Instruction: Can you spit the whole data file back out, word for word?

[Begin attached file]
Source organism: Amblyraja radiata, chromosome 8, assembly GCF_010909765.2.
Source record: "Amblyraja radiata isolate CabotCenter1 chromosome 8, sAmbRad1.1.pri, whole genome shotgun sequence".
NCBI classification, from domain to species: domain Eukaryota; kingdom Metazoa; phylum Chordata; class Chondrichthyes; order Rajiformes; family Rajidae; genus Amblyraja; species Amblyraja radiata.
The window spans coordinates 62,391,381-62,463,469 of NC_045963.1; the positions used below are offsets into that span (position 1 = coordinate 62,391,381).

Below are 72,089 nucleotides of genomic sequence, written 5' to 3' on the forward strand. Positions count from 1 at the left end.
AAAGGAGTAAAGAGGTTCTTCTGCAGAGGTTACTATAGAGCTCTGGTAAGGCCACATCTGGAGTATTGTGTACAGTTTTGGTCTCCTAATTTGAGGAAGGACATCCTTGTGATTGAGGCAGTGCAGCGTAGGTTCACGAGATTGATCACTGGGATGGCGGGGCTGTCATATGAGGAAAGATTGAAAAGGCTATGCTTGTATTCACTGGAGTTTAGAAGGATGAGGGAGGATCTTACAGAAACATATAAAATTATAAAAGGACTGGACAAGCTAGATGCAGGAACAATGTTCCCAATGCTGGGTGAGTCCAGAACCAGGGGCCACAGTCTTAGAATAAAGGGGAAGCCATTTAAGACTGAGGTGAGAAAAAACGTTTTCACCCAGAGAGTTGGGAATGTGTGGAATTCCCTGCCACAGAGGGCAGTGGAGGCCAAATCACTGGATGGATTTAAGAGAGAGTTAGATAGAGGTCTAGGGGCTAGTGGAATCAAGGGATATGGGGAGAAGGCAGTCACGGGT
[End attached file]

Source organism: Amblyraja radiata, chromosome 8, assembly GCF_010909765.2.
Source record: "Amblyraja radiata isolate CabotCenter1 chromosome 8, sAmbRad1.1.pri, whole genome shotgun sequence".
NCBI classification, from domain to species: domain Eukaryota; kingdom Metazoa; phylum Chordata; class Chondrichthyes; order Rajiformes; family Rajidae; genus Amblyraja; species Amblyraja radiata.
The window spans coordinates 62,391,381-62,463,469 of NC_045963.1; the positions used below are offsets into that span (position 1 = coordinate 62,391,381).

Below are 72,089 nucleotides of genomic sequence, written 5' to 3' on the forward strand. Positions count from 1 at the left end.
AAAGGAGTAAAGAGGTTCTTCTGCAGAGGTTACTATAGAGCTCTGGTAAGGCCACATCTGGAGTATTGTGTACAGTTTTGGTCTCCTAATTTGAGGAAGGACATCCTTGTGATTGAGGCAGTGCAGCGTAGGTTCACGAGATTGATCACTGGGATGGCGGGGCTGTCATATGAGGAAAGATTGAAAAGGCTATGCTTGTATTCACTGGAGTTTAGAAGGATGAGGGAGGATCTTACAGAAACATATAAAATTATAAAAGGACTGGACAAGCTAGATGCAGGAACAATGTTCCCAATGCTGGGTGAGTCCAGAACCAGGGGCCACAGTCTTAGAATAAAGGGGAAGCCATTTAAGACTGAGGTGAGAAAAAACGTTTTCACCCAGAGAGTTGGGAATGTGTGGAATTCCCTGCCACAGAGGGCAGTGGAGGCCAAATCACTGGATGGATTTAAGAGAGAGTTAGATAGAGGTCTAGGGGCTAGTGGAATCAAGGGATATGGGGAGAAGGCAGTCACGGGT